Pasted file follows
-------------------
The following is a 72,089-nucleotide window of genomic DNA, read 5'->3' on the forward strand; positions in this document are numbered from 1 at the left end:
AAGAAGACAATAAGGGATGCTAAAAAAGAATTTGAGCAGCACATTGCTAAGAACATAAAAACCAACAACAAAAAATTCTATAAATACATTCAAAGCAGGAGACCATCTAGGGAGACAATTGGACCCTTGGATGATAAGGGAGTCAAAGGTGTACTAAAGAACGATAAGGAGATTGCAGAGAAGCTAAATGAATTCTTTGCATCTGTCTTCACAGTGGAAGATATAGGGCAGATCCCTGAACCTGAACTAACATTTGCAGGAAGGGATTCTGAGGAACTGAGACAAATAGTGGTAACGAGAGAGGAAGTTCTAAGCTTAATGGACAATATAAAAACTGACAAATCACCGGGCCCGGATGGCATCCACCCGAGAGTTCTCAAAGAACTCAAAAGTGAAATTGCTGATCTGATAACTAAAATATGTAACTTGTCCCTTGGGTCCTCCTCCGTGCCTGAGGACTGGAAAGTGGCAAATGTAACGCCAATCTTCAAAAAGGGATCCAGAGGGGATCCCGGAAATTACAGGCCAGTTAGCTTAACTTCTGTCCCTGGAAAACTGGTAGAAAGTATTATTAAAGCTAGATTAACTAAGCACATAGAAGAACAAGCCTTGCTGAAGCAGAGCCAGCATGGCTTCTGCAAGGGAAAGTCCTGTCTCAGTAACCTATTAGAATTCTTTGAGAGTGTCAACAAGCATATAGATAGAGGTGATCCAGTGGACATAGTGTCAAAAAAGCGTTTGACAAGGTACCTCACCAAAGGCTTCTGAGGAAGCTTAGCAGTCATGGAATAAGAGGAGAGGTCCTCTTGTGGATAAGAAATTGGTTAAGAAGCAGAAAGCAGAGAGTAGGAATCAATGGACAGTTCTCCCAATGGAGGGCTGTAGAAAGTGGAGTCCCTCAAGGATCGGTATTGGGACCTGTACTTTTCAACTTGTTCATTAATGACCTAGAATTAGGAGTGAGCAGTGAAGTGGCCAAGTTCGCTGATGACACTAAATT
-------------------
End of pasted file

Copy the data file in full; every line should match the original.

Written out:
The following is a 72,089-nucleotide window of genomic DNA, read 5'->3' on the forward strand; positions in this document are numbered from 1 at the left end:
AAGAAGACAATAAGGGATGCTAAAAAAGAATTTGAGCAGCACATTGCTAAGAACATAAAAACCAACAACAAAAAATTCTATAAATACATTCAAAGCAGGAGACCATCTAGGGAGACAATTGGACCCTTGGATGATAAGGGAGTCAAAGGTGTACTAAAGAACGATAAGGAGATTGCAGAGAAGCTAAATGAATTCTTTGCATCTGTCTTCACAGTGGAAGATATAGGGCAGATCCCTGAACCTGAACTAACATTTGCAGGAAGGGATTCTGAGGAACTGAGACAAATAGTGGTAACGAGAGAGGAAGTTCTAAGCTTAATGGACAATATAAAAACTGACAAATCACCGGGCCCGGATGGCATCCACCCGAGAGTTCTCAAAGAACTCAAAAGTGAAATTGCTGATCTGATAACTAAAATATGTAACTTGTCCCTTGGGTCCTCCTCCGTGCCTGAGGACTGGAAAGTGGCAAATGTAACGCCAATCTTCAAAAAGGGATCCAGAGGGGATCCCGGAAATTACAGGCCAGTTAGCTTAACTTCTGTCCCTGGAAAACTGGTAGAAAGTATTATTAAAGCTAGATTAACTAAGCACATAGAAGAACAAGCCTTGCTGAAGCAGAGCCAGCATGGCTTCTGCAAGGGAAAGTCCTGTCTCAGTAACCTATTAGAATTCTTTGAGAGTGTCAACAAGCATATAGATAGAGGTGATCCAGTGGACATAGTGTCAAAAAAGCGTTTGACAAGGTACCTCACCAAAGGCTTCTGAGGAAGCTTAGCAGTCATGGAATAAGAGGAGAGGTCCTCTTGTGGATAAGAAATTGGTTAAGAAGCAGAAAGCAGAGAGTAGGAATCAATGGACAGTTCTCCCAATGGAGGGCTGTAGAAAGTGGAGTCCCTCAAGGATCGGTATTGGGACCTGTACTTTTCAACTTGTTCATTAATGACCTAGAATTAGGAGTGAGCAGTGAAGTGGCCAAGTTCGCTGATGACACTAAATT